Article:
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What will Nirmalaji's Budget give us?

By A K Bhattacharya
December 15, 2020 08:07 IST
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Can the finance minister manage our expectations, asks A K Bhattacharya.

IMAGE: Finance Minister Nirmala Sitharaman. Photograph: @nsitharaman on Twitter

In less than two months from now, Union Finance Minister Nirmala Sitharaman will present the Budget for 2021-2022. This will be her third Budget and much more challenging than her previous two exercises in July 2019 and February 2020.

There is, however, a perception that with the Indian economy bouncing back next fiscal year in terms of growth, Budget-making will be a lot easier than the tough challenges the finance minister is encountering in the current year.

Revenues would increase as a consequence, making the task of managing government expenditure less onerous.

So, why should next year's Budget be more challenging?


This is a flawed assessment. It is true that the Union government's receipts next year would improve significantly because, compared to the current year's contraction, the economy next year is expected to notch up a record growth rate.

But in spite of that, the challenges for the 2021-22 Budget will not go away. On the contrary, they would become more formidable.

The first challenge will arise from expectations. In 2020-2021, the Budget numbers would be deeply disappointing. Most people are already prepared to see a sharp deterioration in government finances.

While revenues will be substantially short of the targets, savings on expenditure would be small. With hugely enhanced borrowings, the fiscal deficit would be at least more than double of what was budgeted at the start of the year.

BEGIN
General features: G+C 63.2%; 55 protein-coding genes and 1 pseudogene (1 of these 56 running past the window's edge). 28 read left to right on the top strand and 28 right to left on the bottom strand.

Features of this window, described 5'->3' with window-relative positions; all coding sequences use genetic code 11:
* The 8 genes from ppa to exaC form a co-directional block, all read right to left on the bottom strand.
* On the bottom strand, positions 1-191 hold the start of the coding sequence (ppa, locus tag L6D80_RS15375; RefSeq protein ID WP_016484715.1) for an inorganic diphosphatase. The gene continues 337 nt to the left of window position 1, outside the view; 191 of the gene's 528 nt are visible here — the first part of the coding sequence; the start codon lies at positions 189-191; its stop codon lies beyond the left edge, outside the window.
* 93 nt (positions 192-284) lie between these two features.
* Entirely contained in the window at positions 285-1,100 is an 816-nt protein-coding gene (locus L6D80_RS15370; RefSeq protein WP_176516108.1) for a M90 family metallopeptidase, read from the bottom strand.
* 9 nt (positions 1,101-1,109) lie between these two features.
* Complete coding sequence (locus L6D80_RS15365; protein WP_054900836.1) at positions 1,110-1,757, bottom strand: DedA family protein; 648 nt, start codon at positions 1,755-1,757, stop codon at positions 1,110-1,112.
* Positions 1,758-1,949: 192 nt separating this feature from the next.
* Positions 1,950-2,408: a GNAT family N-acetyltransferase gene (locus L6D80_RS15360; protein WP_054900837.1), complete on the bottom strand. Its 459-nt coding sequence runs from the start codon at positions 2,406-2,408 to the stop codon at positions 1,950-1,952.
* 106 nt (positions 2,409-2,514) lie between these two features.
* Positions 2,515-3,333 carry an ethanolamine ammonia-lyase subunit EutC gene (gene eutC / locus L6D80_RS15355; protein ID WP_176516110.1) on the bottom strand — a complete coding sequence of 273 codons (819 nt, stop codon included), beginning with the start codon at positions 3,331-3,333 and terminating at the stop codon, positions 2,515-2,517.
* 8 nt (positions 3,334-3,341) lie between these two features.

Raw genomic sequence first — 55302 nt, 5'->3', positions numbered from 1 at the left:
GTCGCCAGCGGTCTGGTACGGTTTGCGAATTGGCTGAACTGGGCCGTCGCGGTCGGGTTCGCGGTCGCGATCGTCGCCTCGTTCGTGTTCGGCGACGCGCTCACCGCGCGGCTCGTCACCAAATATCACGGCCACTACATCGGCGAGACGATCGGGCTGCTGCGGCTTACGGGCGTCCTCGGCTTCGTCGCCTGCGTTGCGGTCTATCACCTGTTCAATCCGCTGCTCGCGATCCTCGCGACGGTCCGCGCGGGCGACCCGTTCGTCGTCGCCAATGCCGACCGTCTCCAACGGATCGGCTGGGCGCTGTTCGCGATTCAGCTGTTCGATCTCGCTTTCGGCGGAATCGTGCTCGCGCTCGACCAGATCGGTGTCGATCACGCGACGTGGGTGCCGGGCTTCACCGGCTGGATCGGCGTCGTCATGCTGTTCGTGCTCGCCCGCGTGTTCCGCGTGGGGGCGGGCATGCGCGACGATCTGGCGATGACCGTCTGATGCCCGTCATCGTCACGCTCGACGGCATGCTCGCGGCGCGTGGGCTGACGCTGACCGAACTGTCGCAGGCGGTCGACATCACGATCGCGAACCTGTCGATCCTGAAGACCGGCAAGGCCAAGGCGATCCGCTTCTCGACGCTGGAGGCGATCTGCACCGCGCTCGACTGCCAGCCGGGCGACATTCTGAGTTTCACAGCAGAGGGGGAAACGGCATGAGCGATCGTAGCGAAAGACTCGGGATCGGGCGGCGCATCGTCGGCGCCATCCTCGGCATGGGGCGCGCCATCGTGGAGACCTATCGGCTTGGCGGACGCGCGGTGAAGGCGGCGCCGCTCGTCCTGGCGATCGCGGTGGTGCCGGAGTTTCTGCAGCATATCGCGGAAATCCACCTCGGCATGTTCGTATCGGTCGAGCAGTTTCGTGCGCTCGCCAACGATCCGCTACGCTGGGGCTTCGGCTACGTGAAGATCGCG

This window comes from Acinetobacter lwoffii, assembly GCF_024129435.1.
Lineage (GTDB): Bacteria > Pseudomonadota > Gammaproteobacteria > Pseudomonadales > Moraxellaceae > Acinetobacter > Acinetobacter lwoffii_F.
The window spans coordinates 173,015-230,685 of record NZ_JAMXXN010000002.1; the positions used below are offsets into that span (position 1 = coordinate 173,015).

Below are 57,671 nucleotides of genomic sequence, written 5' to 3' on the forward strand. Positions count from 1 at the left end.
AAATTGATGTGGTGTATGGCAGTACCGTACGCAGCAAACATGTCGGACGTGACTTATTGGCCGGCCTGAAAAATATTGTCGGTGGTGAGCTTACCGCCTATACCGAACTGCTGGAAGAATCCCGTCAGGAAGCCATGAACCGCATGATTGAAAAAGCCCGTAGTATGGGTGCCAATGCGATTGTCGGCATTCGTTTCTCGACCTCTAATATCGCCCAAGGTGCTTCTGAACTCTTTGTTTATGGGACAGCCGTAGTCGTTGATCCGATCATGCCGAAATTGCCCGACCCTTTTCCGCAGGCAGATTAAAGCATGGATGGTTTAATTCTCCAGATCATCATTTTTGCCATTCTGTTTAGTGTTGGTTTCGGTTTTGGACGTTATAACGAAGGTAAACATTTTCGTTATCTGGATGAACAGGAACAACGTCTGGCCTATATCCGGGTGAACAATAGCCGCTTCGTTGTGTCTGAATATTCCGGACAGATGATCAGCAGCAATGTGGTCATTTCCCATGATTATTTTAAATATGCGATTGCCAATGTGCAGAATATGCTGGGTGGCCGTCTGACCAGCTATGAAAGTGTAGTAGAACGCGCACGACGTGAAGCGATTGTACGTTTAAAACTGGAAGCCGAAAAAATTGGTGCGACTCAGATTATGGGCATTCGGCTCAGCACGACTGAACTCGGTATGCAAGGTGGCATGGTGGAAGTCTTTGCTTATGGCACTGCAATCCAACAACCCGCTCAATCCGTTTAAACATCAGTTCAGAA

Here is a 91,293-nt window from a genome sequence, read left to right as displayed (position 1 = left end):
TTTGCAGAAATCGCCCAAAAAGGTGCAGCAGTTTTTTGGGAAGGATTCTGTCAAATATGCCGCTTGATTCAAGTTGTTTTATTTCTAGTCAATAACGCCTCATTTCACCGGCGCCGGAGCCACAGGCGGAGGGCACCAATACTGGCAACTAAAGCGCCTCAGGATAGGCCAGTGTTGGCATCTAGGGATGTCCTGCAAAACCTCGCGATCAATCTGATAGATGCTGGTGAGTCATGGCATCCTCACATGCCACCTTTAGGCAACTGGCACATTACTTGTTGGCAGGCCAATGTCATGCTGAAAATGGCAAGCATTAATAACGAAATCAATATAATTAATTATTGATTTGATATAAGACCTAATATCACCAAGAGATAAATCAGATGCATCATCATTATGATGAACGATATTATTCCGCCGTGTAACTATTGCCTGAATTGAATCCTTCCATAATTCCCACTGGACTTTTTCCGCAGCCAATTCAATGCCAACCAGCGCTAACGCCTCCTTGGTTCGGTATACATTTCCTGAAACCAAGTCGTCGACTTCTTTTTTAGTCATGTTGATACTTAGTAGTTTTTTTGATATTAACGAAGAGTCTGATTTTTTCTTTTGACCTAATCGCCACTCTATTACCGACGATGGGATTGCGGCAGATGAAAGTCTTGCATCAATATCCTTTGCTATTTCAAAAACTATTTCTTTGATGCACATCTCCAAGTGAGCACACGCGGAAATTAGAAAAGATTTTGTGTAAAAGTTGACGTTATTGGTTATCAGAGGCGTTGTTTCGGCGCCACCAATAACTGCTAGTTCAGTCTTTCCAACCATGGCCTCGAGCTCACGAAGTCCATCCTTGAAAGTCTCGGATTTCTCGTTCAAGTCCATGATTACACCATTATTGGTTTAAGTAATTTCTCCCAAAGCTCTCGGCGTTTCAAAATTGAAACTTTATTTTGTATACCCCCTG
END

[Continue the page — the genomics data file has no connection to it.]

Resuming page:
When Sitharaman presents the revised numbers on revenue and expenditure on February 1, 2021, nobody would be surprised by those slippages. Instead, most people would be expecting healthier numbers for 2021-2022 as they all will reckon that a smart recovery in gross domestic product would result in an improved revenue situation.

It is this burden of expectation of healthier government finances in 2021-2022 that the finance minister will have to carry on her shoulders. Managing that expectation in itself would be a tough challenge for at least two reasons.

One, the finance minister will have to present revenue estimates that are seen to be based on a realistic and credible assessment of the state of the economy.

The revenue projections in her last two Budgets have gone awry. The actual net revenue collection in 2019-2020 was over 14 per cent less than what was initially projected in the Budget Estimate. In 2020-2021, that shortfall will be higher.

The shortfall during the current year can be explained away by a contraction of the economy in the wake of COVID-19 and the economic lockdown.

But the shortfall in 2019-2020 was due to over-ambitious target setting and failure to assess that the economy had begun to slow.

Therefore, the revenue target that Ms Sitharaman sets for 2021-2022 will be keenly watched. It has to reflect the expected recovery in the economy next year and at the same time has to be realistic to inspire confidence in the achievability of the targets.

It is going to be a tightrope walk for the finance minister.

Two, an improved economic situation will also raise expectations of a clear articulation of a road map for fiscal consolidation in the coming one fiscal year or two, after the huge slippage that 2020-2021 would experience.

Just presenting higher revenue numbers for next year would not be enough. Equally important would be to present a credible trajectory of a reduction in the fiscal deficit next year and the year after.

The best course would be to synchronise the deficit reduction road map with the pace at which revenues are projected to increase. But this is easier said than done.

Expectations of fiscal consolidation would be high and managing them would require exquisite skills in presenting numbers transparently and setting targets without stretching credulity.